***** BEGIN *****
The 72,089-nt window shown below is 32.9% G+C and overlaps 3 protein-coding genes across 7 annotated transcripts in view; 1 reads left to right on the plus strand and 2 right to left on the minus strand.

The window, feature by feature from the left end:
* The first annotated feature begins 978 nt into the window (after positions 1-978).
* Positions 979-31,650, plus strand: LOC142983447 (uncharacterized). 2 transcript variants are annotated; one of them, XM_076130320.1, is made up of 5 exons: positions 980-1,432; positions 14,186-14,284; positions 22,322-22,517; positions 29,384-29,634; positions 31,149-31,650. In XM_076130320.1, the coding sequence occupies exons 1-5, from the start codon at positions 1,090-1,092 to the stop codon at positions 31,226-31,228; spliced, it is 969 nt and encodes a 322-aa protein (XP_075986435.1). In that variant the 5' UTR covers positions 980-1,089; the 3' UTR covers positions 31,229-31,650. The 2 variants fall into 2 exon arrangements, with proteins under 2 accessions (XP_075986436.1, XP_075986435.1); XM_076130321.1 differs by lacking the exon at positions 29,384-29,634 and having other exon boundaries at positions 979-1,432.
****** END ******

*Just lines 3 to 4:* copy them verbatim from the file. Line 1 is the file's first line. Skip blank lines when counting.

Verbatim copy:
* The first annotated feature begins 978 nt into the window (after positions 1-978).
* Positions 979-31,650, plus strand: LOC142983447 (uncharacterized). 2 transcript variants are annotated; one of them, XM_076130320.1, is made up of 5 exons: positions 980-1,432; positions 14,186-14,284; positions 22,322-22,517; positions 29,384-29,634; positions 31,149-31,650. In XM_076130320.1, the coding sequence occupies exons 1-5, from the start codon at positions 1,090-1,092 to the stop codon at positions 31,226-31,228; spliced, it is 969 nt and encodes a 322-aa protein (XP_075986435.1). In that variant the 5' UTR covers positions 980-1,089; the 3' UTR covers positions 31,229-31,650. The 2 variants fall into 2 exon arrangements, with proteins under 2 accessions (XP_075986436.1, XP_075986435.1); XM_076130321.1 differs by lacking the exon at positions 29,384-29,634 and having other exon boundaries at positions 979-1,432.